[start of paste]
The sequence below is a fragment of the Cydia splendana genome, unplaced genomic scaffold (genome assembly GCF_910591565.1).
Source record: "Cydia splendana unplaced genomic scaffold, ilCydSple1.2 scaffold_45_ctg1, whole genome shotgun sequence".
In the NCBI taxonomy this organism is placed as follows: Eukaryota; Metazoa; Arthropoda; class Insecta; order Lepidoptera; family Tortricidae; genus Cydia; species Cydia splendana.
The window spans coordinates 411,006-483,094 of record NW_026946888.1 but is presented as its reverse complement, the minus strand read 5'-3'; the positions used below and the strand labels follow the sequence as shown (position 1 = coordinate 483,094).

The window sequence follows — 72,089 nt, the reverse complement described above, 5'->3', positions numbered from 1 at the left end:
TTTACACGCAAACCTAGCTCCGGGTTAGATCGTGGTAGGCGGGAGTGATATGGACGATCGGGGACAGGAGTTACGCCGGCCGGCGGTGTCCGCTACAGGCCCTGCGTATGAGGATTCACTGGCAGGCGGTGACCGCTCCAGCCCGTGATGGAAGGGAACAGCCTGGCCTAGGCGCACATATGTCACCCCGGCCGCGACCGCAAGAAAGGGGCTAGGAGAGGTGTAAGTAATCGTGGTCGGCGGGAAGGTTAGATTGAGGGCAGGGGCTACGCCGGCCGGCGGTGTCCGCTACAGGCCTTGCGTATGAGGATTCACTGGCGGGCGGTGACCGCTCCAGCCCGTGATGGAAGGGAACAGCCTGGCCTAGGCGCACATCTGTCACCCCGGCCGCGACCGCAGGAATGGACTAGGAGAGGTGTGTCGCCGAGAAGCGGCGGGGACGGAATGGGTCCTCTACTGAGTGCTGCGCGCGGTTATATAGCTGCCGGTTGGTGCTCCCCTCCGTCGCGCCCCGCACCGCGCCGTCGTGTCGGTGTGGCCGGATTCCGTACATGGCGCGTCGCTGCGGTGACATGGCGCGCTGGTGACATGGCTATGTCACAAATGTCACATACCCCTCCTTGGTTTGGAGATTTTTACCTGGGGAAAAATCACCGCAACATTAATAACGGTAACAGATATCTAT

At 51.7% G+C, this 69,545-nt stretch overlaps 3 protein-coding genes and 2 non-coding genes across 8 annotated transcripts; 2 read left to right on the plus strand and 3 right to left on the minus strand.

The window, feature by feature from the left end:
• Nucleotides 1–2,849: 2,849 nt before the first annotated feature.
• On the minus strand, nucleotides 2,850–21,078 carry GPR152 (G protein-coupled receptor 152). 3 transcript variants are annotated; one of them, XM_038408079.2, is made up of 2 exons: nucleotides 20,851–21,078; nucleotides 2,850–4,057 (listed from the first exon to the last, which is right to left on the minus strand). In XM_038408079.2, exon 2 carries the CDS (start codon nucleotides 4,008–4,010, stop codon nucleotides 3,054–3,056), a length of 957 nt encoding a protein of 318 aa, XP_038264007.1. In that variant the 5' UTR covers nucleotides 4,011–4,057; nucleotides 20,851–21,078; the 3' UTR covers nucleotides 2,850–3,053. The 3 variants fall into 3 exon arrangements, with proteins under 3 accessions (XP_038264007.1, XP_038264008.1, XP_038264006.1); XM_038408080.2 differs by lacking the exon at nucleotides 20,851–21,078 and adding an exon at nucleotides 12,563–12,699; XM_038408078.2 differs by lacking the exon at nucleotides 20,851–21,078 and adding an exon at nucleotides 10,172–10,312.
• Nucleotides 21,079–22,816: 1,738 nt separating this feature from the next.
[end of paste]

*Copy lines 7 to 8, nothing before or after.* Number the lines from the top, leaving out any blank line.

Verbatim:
At 51.7% G+C, this 69,545-nt stretch overlaps 3 protein-coding genes and 2 non-coding genes across 8 annotated transcripts; 2 read left to right on the plus strand and 3 right to left on the minus strand.

The window, feature by feature from the left end: